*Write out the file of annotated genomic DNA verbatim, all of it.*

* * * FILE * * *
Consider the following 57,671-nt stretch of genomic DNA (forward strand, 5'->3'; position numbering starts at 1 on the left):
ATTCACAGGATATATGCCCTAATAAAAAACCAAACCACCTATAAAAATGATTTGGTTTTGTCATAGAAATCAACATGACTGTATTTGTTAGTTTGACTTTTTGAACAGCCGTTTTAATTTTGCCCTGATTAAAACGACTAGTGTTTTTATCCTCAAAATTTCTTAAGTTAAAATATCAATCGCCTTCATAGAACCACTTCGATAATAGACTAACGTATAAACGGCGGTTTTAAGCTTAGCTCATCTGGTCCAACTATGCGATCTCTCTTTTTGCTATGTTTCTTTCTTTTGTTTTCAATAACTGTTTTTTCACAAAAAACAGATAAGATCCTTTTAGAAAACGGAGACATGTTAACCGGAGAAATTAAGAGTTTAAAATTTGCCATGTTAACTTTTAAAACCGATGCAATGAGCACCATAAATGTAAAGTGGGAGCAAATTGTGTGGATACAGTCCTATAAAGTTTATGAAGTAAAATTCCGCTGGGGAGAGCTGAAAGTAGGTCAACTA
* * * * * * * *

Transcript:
Consider the following 57,671-nt stretch of genomic DNA (forward strand, 5'->3'; position numbering starts at 1 on the left):
ATTCACAGGATATATGCCCTAATAAAAAACCAAACCACCTATAAAAATGATTTGGTTTTGTCATAGAAATCAACATGACTGTATTTGTTAGTTTGACTTTTTGAACAGCCGTTTTAATTTTGCCCTGATTAAAACGACTAGTGTTTTTATCCTCAAAATTTCTTAAGTTAAAATATCAATCGCCTTCATAGAACCACTTCGATAATAGACTAACGTATAAACGGCGGTTTTAAGCTTAGCTCATCTGGTCCAACTATGCGATCTCTCTTTTTGCTATGTTTCTTTCTTTTGTTTTCAATAACTGTTTTTTCACAAAAAACAGATAAGATCCTTTTAGAAAACGGAGACATGTTAACCGGAGAAATTAAGAGTTTAAAATTTGCCATGTTAACTTTTAAAACCGATGCAATGAGCACCATAAATGTAAAGTGGGAGCAAATTGTGTGGATACAGTCCTATAAAGTTTATGAAGTAAAATTCCGCTGGGGAGAGCTGAAAGTAGGTCAACTA